Emma Printzél, Global Product Manager at Nordea, says: “We work with SWIFT and we have of course done so for many years. SWIFT gpi is a significant upgrade that introduces several improvements for our customers. We are already a fully compliant gpi bank in Denmark and were a first mover there. Now that the adoption rate of gpi globally has matured to a satisfactory level, we are taking the next steps to expand the offering across the Nordic region.”
“The new features introduced are a big step forward in enabling extra functionality around payments. As well as track and trace, the transparency of payments is key. You are able to gain more information about the payment and what is happening in the payment chain with regards to FX rates, fees and time. You also have the possibility to stop and recall funds in a different way. If you send off a payment by mistake, it’s easier to stop it now within SWIFT gpi.”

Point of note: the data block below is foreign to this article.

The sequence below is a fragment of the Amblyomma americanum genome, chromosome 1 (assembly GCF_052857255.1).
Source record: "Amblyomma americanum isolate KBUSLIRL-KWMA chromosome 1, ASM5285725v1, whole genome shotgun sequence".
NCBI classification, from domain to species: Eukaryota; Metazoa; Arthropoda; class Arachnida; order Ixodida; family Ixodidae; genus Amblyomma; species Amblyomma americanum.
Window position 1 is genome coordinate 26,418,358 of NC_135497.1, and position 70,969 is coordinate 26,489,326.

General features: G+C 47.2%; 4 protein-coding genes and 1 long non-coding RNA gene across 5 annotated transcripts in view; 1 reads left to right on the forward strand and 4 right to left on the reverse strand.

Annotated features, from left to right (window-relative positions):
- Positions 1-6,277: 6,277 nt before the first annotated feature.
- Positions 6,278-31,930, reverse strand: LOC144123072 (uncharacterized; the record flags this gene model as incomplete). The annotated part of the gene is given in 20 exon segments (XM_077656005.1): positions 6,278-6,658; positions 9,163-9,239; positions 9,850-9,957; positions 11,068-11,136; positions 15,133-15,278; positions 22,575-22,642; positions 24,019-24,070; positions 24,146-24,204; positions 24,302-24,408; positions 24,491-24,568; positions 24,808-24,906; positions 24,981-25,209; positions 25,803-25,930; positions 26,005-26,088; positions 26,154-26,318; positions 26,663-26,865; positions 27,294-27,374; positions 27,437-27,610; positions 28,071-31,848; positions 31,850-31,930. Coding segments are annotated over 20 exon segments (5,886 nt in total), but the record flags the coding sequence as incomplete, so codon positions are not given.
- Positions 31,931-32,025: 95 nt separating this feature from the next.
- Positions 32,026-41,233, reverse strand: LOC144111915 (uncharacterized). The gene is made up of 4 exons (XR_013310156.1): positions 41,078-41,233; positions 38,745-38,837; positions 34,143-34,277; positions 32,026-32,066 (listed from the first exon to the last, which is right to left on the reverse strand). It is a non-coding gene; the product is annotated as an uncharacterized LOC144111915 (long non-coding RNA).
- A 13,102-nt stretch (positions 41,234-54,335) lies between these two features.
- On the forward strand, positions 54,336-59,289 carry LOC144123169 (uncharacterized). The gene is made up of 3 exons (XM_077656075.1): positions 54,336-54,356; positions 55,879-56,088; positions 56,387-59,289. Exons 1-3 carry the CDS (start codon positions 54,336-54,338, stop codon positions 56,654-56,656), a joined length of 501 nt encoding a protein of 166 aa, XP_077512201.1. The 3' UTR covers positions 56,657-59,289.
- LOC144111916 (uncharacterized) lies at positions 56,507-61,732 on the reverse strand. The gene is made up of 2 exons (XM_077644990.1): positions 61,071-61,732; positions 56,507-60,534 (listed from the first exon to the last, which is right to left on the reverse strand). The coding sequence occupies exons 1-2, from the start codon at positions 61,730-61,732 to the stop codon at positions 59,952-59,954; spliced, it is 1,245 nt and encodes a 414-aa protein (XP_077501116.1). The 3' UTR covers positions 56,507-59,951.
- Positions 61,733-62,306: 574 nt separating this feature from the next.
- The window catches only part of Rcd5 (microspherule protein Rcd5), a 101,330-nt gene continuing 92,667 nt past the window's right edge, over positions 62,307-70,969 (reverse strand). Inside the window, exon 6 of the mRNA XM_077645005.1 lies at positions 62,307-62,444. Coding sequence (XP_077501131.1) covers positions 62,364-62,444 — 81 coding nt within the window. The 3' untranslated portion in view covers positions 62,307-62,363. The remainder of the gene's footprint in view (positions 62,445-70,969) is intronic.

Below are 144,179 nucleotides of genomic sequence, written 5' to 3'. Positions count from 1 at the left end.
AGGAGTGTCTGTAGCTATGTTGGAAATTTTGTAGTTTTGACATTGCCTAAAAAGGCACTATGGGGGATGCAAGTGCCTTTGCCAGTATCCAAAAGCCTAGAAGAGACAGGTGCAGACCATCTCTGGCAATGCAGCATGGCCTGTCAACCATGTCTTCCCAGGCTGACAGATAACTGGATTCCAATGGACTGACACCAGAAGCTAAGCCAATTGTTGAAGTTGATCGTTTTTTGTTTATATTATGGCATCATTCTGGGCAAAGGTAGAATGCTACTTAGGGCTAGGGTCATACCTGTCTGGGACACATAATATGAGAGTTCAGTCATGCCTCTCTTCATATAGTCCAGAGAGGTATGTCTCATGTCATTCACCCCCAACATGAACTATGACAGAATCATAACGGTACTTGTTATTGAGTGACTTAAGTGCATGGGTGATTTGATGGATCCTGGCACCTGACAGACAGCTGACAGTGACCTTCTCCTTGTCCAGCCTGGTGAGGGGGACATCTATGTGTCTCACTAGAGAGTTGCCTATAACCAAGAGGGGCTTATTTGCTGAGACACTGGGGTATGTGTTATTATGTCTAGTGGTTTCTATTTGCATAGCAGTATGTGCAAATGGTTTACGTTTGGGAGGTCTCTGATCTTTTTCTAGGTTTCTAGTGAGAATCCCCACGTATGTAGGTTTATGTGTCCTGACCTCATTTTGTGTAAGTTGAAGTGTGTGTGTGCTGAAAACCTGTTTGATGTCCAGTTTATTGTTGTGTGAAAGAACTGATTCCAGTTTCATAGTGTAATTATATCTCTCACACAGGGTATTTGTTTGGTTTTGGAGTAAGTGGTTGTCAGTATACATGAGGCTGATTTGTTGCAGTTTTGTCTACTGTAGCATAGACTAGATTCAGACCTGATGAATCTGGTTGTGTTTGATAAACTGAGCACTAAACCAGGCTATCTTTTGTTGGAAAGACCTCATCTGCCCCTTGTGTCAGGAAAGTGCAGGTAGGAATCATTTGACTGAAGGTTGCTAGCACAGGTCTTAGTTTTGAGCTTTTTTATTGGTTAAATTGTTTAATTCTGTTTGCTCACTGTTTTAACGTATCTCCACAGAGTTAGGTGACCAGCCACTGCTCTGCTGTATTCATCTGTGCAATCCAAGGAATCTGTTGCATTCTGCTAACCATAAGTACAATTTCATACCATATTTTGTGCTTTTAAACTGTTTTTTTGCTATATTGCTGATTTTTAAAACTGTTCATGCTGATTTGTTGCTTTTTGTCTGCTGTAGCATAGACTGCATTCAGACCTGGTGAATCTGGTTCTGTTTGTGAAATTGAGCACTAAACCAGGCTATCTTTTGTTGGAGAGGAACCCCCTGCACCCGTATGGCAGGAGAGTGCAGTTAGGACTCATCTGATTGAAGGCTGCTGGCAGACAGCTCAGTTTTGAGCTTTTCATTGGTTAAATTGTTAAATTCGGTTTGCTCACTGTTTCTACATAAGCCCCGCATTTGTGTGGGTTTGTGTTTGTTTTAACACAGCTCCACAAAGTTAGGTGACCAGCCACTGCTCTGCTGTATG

“Also, SWIFT gpi will have a big impact on the investigations space as we will be able to speed them up and make them more streamlined. From the banks perspective, this is where we can save time and working hours. In the best of worlds, we would later on like to push this even further out to the customers so that they can initiate investigations themselves either via their ERP systems or through a portal, etc so that they don’t need to contact the bank personally as they are doing today. That would increase customers’ control of the process and on the Nordea side release resources from our operations. That is the ambition in the end,” she adds.